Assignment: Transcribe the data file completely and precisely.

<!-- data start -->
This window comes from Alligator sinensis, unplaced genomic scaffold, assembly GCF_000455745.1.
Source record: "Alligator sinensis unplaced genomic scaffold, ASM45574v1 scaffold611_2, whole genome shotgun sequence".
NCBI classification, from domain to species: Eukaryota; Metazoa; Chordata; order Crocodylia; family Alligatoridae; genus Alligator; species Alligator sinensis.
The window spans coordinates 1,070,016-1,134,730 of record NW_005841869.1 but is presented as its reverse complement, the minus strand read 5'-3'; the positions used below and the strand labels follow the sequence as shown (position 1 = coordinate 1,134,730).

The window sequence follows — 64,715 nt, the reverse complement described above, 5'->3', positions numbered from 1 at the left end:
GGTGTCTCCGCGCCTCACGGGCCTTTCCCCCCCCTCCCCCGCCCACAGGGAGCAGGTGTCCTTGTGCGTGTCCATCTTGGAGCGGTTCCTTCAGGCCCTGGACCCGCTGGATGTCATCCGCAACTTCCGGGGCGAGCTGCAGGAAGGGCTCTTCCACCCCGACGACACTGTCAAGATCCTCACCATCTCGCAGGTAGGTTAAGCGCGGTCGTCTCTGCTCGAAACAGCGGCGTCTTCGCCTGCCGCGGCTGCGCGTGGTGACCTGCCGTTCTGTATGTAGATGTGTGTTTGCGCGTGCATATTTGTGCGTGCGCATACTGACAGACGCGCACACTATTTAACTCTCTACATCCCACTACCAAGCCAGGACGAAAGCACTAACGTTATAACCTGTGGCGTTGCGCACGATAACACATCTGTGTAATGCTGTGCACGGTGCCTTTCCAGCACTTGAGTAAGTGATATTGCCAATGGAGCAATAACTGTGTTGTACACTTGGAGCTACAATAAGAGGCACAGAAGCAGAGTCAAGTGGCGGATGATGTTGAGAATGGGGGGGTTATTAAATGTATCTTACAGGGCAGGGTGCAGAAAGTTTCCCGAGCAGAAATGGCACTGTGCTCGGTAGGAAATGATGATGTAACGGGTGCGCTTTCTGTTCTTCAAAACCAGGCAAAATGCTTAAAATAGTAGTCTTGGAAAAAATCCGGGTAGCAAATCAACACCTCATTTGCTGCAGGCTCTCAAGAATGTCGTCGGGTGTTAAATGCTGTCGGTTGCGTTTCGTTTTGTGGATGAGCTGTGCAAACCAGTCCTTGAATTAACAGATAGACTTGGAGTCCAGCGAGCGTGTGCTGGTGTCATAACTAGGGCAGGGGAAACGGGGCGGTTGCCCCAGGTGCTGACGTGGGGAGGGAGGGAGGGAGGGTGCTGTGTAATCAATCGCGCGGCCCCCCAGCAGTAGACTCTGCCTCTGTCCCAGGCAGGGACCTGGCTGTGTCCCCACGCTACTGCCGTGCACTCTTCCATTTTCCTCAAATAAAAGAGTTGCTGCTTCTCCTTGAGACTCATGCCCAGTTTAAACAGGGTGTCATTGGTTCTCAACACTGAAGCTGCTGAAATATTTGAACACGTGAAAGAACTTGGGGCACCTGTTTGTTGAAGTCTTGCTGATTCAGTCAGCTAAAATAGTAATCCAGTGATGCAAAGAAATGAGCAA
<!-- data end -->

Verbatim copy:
This window comes from Alligator sinensis, unplaced genomic scaffold, assembly GCF_000455745.1.
Source record: "Alligator sinensis unplaced genomic scaffold, ASM45574v1 scaffold611_2, whole genome shotgun sequence".
NCBI classification, from domain to species: Eukaryota; Metazoa; Chordata; order Crocodylia; family Alligatoridae; genus Alligator; species Alligator sinensis.
The window spans coordinates 1,070,016-1,134,730 of record NW_005841869.1 but is presented as its reverse complement, the minus strand read 5'-3'; the positions used below and the strand labels follow the sequence as shown (position 1 = coordinate 1,134,730).

The window sequence follows — 64,715 nt, the reverse complement described above, 5'->3', positions numbered from 1 at the left end:
GGTGTCTCCGCGCCTCACGGGCCTTTCCCCCCCCTCCCCCGCCCACAGGGAGCAGGTGTCCTTGTGCGTGTCCATCTTGGAGCGGTTCCTTCAGGCCCTGGACCCGCTGGATGTCATCCGCAACTTCCGGGGCGAGCTGCAGGAAGGGCTCTTCCACCCCGACGACACTGTCAAGATCCTCACCATCTCGCAGGTAGGTTAAGCGCGGTCGTCTCTGCTCGAAACAGCGGCGTCTTCGCCTGCCGCGGCTGCGCGTGGTGACCTGCCGTTCTGTATGTAGATGTGTGTTTGCGCGTGCATATTTGTGCGTGCGCATACTGACAGACGCGCACACTATTTAACTCTCTACATCCCACTACCAAGCCAGGACGAAAGCACTAACGTTATAACCTGTGGCGTTGCGCACGATAACACATCTGTGTAATGCTGTGCACGGTGCCTTTCCAGCACTTGAGTAAGTGATATTGCCAATGGAGCAATAACTGTGTTGTACACTTGGAGCTACAATAAGAGGCACAGAAGCAGAGTCAAGTGGCGGATGATGTTGAGAATGGGGGGGTTATTAAATGTATCTTACAGGGCAGGGTGCAGAAAGTTTCCCGAGCAGAAATGGCACTGTGCTCGGTAGGAAATGATGATGTAACGGGTGCGCTTTCTGTTCTTCAAAACCAGGCAAAATGCTTAAAATAGTAGTCTTGGAAAAAATCCGGGTAGCAAATCAACACCTCATTTGCTGCAGGCTCTCAAGAATGTCGTCGGGTGTTAAATGCTGTCGGTTGCGTTTCGTTTTGTGGATGAGCTGTGCAAACCAGTCCTTGAATTAACAGATAGACTTGGAGTCCAGCGAGCGTGTGCTGGTGTCATAACTAGGGCAGGGGAAACGGGGCGGTTGCCCCAGGTGCTGACGTGGGGAGGGAGGGAGGGAGGGTGCTGTGTAATCAATCGCGCGGCCCCCCAGCAGTAGACTCTGCCTCTGTCCCAGGCAGGGACCTGGCTGTGTCCCCACGCTACTGCCGTGCACTCTTCCATTTTCCTCAAATAAAAGAGTTGCTGCTTCTCCTTGAGACTCATGCCCAGTTTAAACAGGGTGTCATTGGTTCTCAACACTGAAGCTGCTGAAATATTTGAACACGTGAAAGAACTTGGGGCACCTGTTTGTTGAAGTCTTGCTGATTCAGTCAGCTAAAATAGTAATCCAGTGATGCAAAGAAATGAGCAA